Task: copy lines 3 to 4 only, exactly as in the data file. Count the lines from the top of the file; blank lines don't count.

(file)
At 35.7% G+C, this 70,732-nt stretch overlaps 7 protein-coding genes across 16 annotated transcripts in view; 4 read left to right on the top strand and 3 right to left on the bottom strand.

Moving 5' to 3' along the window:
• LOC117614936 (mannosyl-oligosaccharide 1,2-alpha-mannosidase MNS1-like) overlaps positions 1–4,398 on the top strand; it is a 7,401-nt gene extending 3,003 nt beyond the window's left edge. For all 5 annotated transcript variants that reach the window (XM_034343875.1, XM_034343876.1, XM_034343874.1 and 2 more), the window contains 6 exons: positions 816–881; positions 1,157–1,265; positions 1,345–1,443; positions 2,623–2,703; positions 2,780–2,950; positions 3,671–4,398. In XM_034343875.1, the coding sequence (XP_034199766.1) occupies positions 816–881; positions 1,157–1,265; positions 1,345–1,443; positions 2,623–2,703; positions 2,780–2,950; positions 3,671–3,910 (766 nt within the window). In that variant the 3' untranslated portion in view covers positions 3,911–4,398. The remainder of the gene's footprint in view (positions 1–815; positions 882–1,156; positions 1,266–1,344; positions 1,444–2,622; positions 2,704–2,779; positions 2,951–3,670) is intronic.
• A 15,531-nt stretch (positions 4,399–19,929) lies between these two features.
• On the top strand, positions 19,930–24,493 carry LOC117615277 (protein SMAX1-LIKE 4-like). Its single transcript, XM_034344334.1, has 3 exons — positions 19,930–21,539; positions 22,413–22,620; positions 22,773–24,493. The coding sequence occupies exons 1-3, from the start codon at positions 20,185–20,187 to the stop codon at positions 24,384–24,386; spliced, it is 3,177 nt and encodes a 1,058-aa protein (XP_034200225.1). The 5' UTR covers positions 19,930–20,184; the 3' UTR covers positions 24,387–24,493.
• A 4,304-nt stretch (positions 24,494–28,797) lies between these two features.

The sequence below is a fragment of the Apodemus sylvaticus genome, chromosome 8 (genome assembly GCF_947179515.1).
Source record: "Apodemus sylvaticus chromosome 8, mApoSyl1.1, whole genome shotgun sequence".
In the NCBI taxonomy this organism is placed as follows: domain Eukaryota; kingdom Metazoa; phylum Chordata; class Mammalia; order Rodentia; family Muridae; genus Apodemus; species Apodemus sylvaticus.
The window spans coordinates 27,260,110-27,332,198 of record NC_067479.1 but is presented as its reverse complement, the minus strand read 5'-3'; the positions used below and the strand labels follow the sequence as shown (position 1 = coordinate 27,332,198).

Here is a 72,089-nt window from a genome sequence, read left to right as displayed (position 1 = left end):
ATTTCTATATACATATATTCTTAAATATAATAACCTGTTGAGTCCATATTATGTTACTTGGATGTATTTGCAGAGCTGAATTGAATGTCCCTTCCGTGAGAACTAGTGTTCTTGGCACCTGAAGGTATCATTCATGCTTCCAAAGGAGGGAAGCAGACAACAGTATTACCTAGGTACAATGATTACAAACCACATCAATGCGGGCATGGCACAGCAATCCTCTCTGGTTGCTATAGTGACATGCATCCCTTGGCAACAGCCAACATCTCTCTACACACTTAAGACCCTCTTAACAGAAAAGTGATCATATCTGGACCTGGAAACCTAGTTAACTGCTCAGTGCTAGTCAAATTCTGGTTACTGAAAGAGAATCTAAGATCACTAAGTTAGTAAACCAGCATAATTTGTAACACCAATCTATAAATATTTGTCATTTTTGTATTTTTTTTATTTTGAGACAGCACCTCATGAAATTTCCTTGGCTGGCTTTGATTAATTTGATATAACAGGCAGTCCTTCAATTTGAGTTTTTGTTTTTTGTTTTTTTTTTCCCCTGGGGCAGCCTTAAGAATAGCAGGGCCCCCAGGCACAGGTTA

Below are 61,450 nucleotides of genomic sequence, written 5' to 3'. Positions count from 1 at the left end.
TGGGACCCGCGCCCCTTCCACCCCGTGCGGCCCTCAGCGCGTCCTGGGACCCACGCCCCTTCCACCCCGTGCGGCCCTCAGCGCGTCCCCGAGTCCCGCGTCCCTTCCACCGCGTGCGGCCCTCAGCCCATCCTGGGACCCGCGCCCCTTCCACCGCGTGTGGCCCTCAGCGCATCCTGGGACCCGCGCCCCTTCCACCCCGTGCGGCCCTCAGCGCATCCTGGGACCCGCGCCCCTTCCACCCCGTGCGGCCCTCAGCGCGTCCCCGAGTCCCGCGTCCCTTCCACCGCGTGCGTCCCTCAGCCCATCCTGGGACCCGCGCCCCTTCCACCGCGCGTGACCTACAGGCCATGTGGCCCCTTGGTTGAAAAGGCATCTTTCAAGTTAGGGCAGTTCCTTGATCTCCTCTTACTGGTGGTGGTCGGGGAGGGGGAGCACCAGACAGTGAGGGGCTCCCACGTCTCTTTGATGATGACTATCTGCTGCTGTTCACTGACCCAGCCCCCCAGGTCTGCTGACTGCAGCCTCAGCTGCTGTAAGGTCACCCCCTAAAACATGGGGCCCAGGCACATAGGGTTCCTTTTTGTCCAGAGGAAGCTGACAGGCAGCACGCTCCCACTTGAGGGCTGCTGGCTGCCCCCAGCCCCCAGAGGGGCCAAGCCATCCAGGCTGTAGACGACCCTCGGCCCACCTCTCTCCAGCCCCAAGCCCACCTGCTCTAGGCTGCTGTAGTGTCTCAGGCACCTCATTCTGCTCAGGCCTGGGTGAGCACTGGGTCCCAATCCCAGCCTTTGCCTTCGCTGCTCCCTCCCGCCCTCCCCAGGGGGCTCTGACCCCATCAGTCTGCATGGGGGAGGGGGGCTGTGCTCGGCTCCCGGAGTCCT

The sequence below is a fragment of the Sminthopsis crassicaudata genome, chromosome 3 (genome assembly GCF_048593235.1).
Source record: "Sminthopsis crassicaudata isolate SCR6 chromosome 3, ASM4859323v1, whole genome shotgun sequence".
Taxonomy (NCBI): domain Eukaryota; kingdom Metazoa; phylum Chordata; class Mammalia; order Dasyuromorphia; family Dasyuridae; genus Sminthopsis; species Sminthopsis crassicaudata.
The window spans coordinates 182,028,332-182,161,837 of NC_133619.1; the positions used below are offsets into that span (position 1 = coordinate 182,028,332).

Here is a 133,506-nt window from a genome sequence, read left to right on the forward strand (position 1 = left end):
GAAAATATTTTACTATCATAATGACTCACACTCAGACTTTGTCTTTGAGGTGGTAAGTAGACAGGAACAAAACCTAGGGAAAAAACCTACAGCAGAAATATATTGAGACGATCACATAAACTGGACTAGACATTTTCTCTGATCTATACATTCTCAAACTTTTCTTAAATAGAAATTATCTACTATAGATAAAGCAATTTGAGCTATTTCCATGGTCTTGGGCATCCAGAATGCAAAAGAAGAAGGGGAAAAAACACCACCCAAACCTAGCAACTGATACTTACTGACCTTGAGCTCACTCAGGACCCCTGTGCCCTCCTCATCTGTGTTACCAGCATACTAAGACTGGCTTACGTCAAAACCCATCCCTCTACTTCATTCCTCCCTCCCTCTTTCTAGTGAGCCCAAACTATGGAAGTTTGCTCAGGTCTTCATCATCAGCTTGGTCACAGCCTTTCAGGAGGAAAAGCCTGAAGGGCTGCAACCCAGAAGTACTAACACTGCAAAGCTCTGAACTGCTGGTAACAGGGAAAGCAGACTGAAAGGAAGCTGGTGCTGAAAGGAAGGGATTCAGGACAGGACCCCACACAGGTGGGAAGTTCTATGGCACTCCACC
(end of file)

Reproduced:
• LOC117614936 (mannosyl-oligosaccharide 1,2-alpha-mannosidase MNS1-like) overlaps positions 1–4,398 on the top strand; it is a 7,401-nt gene extending 3,003 nt beyond the window's left edge. For all 5 annotated transcript variants that reach the window (XM_034343875.1, XM_034343876.1, XM_034343874.1 and 2 more), the window contains 6 exons: positions 816–881; positions 1,157–1,265; positions 1,345–1,443; positions 2,623–2,703; positions 2,780–2,950; positions 3,671–4,398. In XM_034343875.1, the coding sequence (XP_034199766.1) occupies positions 816–881; positions 1,157–1,265; positions 1,345–1,443; positions 2,623–2,703; positions 2,780–2,950; positions 3,671–3,910 (766 nt within the window). In that variant the 3' untranslated portion in view covers positions 3,911–4,398. The remainder of the gene's footprint in view (positions 1–815; positions 882–1,156; positions 1,266–1,344; positions 1,444–2,622; positions 2,704–2,779; positions 2,951–3,670) is intronic.
• A 15,531-nt stretch (positions 4,399–19,929) lies between these two features.